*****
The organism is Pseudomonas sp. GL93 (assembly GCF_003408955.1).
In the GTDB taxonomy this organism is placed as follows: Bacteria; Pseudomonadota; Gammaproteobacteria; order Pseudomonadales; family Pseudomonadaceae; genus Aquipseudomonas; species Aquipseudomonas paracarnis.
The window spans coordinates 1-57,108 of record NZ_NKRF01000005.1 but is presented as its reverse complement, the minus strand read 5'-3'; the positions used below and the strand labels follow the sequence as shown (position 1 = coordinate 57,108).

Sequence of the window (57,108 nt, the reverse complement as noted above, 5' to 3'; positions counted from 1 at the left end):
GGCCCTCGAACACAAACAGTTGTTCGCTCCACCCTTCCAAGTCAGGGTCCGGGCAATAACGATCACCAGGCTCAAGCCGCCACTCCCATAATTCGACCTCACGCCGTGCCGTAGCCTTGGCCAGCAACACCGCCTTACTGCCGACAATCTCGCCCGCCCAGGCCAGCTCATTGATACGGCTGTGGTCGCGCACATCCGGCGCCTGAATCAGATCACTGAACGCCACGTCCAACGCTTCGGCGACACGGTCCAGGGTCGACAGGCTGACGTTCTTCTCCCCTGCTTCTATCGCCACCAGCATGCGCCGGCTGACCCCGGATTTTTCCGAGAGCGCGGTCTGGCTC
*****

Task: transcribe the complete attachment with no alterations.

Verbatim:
The organism is Pseudomonas sp. GL93 (assembly GCF_003408955.1).
In the GTDB taxonomy this organism is placed as follows: Bacteria; Pseudomonadota; Gammaproteobacteria; order Pseudomonadales; family Pseudomonadaceae; genus Aquipseudomonas; species Aquipseudomonas paracarnis.
The window spans coordinates 1-57,108 of record NZ_NKRF01000005.1 but is presented as its reverse complement, the minus strand read 5'-3'; the positions used below and the strand labels follow the sequence as shown (position 1 = coordinate 57,108).

Sequence of the window (57,108 nt, the reverse complement as noted above, 5' to 3'; positions counted from 1 at the left end):
GGCCCTCGAACACAAACAGTTGTTCGCTCCACCCTTCCAAGTCAGGGTCCGGGCAATAACGATCACCAGGCTCAAGCCGCCACTCCCATAATTCGACCTCACGCCGTGCCGTAGCCTTGGCCAGCAACACCGCCTTACTGCCGACAATCTCGCCCGCCCAGGCCAGCTCATTGATACGGCTGTGGTCGCGCACATCCGGCGCCTGAATCAGATCACTGAACGCCACGTCCAACGCTTCGGCGACACGGTCCAGGGTCGACAGGCTGACGTTCTTCTCCCCTGCTTCTATCGCCACCAGCATGCGCCGGCTGACCCCGGATTTTTCCGAGAGCGCGGTCTGGCTC